Aggrieved parties who cannot afford an attorney to handle a controversy involving $6,000.00 or less, may be enticed to file a claim in the small claims division of the district court rather than the district court.
Michigan district courts have exclusive jurisdiction over all civil claims when the amount in controversy is $25,000 or less, as well as summary proceedings for enforcing land contracts and recovery of possession of property.
Whereas, small claims court is a division of the district court and has jurisdiction over civil claims when the amount in controversy does not exceed $6,000. The small claims court, however, does not hear claims for fraud (except dishonored checks and claims under the Consumer Protection Act), libel, slander, assault, battery, and other intentional torts.
Below are some important factors to consider before filing in small claims court rather than district court:
First, unless a case is removed from small claims to district court, it remains in small claims court and all parties waive their rights to (a) have an attorney appear on their behalf, (b) a jury, (c) recover more than the jurisdictional amount, and (d) appeal. Note: An exception to the waiver of appeal rights applies if the original case is heard by a magistrate judge. In that situation, the parties have the right to appeal to a small claims division district judge. For purposes of appeal, it is important to recognize that many small claims magistrate cases will not be recorded and that may or may not be an important factor at the appeal stage.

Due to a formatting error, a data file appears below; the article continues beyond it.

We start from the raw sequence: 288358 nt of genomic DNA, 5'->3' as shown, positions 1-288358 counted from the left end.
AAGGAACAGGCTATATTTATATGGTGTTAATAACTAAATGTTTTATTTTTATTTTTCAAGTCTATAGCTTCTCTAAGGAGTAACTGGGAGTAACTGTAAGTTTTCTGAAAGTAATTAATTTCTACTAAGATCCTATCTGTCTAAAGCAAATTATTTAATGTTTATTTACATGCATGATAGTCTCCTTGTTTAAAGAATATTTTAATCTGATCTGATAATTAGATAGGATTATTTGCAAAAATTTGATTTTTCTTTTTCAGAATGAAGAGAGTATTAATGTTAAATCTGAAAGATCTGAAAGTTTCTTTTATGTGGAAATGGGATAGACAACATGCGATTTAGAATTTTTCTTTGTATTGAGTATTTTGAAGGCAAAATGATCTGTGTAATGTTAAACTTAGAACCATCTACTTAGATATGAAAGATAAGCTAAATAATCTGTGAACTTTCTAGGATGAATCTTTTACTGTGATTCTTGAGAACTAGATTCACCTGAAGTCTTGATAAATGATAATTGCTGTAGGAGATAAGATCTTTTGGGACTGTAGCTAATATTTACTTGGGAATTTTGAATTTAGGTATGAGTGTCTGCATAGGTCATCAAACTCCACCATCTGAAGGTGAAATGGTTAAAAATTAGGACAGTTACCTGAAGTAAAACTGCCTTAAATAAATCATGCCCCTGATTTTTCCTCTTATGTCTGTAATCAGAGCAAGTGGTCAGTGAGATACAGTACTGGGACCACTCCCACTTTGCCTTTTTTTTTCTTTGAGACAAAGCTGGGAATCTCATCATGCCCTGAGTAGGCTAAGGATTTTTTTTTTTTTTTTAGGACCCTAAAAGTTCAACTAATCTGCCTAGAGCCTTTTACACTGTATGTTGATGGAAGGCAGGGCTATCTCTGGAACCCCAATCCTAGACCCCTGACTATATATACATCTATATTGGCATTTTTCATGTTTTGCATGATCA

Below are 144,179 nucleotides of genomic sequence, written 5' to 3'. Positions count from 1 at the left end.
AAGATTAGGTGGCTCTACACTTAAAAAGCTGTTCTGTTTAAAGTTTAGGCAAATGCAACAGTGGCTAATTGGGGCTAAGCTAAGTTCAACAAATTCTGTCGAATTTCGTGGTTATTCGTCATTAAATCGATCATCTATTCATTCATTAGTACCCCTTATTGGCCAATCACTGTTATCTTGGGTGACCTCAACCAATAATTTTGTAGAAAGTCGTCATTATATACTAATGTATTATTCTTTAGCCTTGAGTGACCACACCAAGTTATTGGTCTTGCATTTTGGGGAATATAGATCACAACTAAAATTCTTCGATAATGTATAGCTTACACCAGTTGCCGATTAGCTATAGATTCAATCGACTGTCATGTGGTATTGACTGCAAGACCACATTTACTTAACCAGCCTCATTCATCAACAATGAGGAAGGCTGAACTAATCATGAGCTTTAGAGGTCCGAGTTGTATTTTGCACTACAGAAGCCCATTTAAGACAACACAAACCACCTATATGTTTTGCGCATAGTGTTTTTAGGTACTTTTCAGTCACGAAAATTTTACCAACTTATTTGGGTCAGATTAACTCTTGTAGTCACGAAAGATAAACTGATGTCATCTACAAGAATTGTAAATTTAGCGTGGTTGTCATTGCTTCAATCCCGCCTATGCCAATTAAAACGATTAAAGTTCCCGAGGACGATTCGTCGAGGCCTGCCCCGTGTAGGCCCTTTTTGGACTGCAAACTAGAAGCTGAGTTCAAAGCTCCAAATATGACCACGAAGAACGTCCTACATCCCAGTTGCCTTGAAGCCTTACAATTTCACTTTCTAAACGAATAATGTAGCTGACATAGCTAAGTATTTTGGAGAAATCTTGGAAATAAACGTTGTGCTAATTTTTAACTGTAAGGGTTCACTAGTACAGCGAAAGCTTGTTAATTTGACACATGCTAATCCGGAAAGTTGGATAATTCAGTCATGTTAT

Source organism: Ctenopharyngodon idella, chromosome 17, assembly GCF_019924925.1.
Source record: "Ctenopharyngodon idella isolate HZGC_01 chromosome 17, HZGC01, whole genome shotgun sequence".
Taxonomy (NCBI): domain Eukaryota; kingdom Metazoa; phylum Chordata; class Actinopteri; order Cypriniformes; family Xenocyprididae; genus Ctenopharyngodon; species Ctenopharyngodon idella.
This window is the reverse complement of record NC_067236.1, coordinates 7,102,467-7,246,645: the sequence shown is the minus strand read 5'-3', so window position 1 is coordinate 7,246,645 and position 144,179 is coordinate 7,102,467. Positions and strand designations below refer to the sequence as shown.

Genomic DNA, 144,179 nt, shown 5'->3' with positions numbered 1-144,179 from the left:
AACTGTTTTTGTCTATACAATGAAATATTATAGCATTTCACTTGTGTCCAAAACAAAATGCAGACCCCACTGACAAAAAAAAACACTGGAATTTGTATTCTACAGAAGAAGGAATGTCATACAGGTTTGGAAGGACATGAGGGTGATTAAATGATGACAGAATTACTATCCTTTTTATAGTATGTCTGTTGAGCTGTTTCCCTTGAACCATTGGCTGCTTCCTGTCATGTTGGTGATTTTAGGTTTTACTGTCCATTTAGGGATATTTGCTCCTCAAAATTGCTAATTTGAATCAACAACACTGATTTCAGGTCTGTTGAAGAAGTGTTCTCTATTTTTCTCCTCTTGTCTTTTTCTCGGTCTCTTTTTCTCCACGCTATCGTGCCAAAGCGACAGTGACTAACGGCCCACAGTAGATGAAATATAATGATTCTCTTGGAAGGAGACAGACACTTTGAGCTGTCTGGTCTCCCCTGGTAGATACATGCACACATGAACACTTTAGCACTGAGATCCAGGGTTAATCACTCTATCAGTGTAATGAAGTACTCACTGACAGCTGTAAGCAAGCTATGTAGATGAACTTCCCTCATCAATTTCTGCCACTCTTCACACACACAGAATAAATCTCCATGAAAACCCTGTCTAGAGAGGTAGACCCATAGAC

Second, many times an aggrieved plaintiff chooses small claims court because he or she cannot afford an attorney. Ultimately, though, the opposing party may remove the case to the district court because he or she wants to use an attorney. If proper procedure is followed, then the case may be so removed. Once removed to the district court, both parties are allowed to have attorneys represent them.
Third, generally, the cost of filing the case depends on the amount in controversy; therefore, many times, there is not a big difference in filing fees between the small claims division and the district court. Yet, there is a trade off with the rights that are waived in small claims court.
Ultimately, it may prove beneficial to consult an attorney and learn more about the litigation process before deciding which route is appropriate for your particular case (small claims or district court).
One of my future blogs will discuss Michigan’s new limited representation rules and how that rule offers an economical option for the litigant filing in district court for claims involving $6,000 or less.
Anissa Hudy focuses her practice on general business, real estate and commercial contracting, workout and litigation.
This article as well as the other articles posted on my page are not intended to constitute legal advice and may not be construed to as providing legal advice or forming an attorney-client relationship.